3. Wherever possible the experience of each individual must be tapped. To deny a person's experience is to deny that person. The probing of experience from people with different backgrounds so that they may learn from each other is one of the fundamentals of Action Learning which has been applied with notable success in problem-solving situations in industry and is now being used as the basic methodology on management development programs up to and including the MBA.

4. The participative method should be widely used on training programs because:

(a). it utilizes members' experience for the benefit of others, including the trainer;
(b) it is only by having an experience that people begin the cycle of learning which is outlined later on;
(c) involvement in an experience ensures that the span of attention is widened so the participants learn more;
(d) by participating in an experience, participants not only gain knowledge and skill, but also have certain feelings and emotions that can be a powerful way of changing attitudes and can give them greater self-insight and greater insight into others.

5. The content of a program should be a contract between trainer and learner. This meets the learner's needs for relevance to the present and moves away from the principle of deferred gratification, which is unacceptable for most adults. The involvement of the learner in deciding program content also increases commitment because they part-own the decision.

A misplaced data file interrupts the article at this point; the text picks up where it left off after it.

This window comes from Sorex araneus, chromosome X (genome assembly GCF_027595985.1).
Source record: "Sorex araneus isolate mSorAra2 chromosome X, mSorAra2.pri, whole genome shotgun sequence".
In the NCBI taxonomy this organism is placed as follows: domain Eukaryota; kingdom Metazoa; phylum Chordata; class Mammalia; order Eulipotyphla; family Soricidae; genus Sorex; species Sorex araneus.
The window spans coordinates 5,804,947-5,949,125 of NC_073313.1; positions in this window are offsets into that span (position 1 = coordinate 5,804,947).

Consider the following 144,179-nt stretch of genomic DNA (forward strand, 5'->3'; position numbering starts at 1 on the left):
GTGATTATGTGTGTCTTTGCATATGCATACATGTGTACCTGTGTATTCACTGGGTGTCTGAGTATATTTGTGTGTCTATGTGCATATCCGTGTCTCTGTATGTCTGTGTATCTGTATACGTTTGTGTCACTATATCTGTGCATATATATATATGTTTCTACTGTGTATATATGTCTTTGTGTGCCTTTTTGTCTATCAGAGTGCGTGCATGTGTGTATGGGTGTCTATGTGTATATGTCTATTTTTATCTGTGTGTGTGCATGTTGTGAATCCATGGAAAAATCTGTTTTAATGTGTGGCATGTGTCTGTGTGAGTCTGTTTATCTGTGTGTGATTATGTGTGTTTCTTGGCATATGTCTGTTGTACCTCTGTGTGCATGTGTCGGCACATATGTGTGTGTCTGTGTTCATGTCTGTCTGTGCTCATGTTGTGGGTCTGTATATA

6. Where knowledge is imparted with the delegate in the passive mode, there should be ample opportunity to reinforce the learning by varying methods. Reinforcement is a vital part of the learning process and methods used should vary according to subject material and individual learning styles. Variety stimulates and makes the learner more receptive.

To summarize, according to Knowles, the andragogical model is a process model, not a content model that has been employed by traditional education. The andragogical tutor is a facilitator, a consultant, a change agent, who prepares in advance a set of procedures for involving the learners in a process of:

1. establishing a climate conducive to learning;
2. creating a mechanism for mutual planning;
3. diagnosing the needs for learning;
4. formulating objectives and therefore content which will satisfy these needs;
5. designing a pattern of learning experiences;
6. conducting these learning experiences with suitable techniques and materials;
7. evaluating the learning outcomes and rediagnosing learning needs.

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The process model does not ignore content—rather the emphasis is on providing procedures and resources for facilitating the learner's acquisition of information and skills. This ownership by the delegate of the program objectives and content increases commitment, harnesses their intrinsic motivation and is a powerful way of influencing attitudinal change. If it only serves to influence their attitude to training and to make it more positive, that in itself is a powerful achievement!

Source of Reference:
Tony Pont, Developing Effective Training Skills: A Practical Guide to Designing and Delivering Group Training, Mcgraw-Hill Training Series. You can obtain this fine book here